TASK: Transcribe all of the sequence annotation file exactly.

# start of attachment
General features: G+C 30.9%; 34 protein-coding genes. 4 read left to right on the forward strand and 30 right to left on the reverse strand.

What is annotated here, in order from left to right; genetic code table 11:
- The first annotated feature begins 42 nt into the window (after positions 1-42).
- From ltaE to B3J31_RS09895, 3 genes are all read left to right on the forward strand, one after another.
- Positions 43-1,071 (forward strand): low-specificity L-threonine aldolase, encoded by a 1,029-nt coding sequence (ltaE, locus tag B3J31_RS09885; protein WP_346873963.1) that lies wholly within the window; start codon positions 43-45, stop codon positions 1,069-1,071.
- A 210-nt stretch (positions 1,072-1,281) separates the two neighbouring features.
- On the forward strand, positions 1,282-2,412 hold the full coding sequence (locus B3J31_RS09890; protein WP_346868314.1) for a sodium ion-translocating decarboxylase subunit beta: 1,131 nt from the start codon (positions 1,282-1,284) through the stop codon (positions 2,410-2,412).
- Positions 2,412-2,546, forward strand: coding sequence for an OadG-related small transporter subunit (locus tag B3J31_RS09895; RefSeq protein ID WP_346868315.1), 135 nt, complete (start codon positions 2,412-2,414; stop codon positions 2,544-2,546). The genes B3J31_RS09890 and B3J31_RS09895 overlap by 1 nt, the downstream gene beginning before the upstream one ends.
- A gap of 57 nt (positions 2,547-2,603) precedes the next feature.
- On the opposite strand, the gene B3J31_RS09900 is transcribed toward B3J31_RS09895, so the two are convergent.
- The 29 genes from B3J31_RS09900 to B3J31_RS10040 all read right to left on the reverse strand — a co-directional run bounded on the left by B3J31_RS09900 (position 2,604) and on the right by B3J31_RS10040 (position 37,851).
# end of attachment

General features: G+C 30.9%; 34 protein-coding genes. 4 read left to right on the forward strand and 30 right to left on the reverse strand.

What is annotated here, in order from left to right; genetic code table 11:
- The first annotated feature begins 42 nt into the window (after positions 1-42).
- From ltaE to B3J31_RS09895, 3 genes are all read left to right on the forward strand, one after another.
- Positions 43-1,071 (forward strand): low-specificity L-threonine aldolase, encoded by a 1,029-nt coding sequence (ltaE, locus tag B3J31_RS09885; protein WP_346873963.1) that lies wholly within the window; start codon positions 43-45, stop codon positions 1,069-1,071.
- A 210-nt stretch (positions 1,072-1,281) separates the two neighbouring features.
- On the forward strand, positions 1,282-2,412 hold the full coding sequence (locus B3J31_RS09890; protein WP_346868314.1) for a sodium ion-translocating decarboxylase subunit beta: 1,131 nt from the start codon (positions 1,282-1,284) through the stop codon (positions 2,410-2,412).
- Positions 2,412-2,546, forward strand: coding sequence for an OadG-related small transporter subunit (locus tag B3J31_RS09895; RefSeq protein ID WP_346868315.1), 135 nt, complete (start codon positions 2,412-2,414; stop codon positions 2,544-2,546). The genes B3J31_RS09890 and B3J31_RS09895 overlap by 1 nt, the downstream gene beginning before the upstream one ends.
- A gap of 57 nt (positions 2,547-2,603) precedes the next feature.
- On the opposite strand, the gene B3J31_RS09900 is transcribed toward B3J31_RS09895, so the two are convergent.
- The 29 genes from B3J31_RS09900 to B3J31_RS10040 all read right to left on the reverse strand — a co-directional run bounded on the left by B3J31_RS09900 (position 2,604) and on the right by B3J31_RS10040 (position 37,851).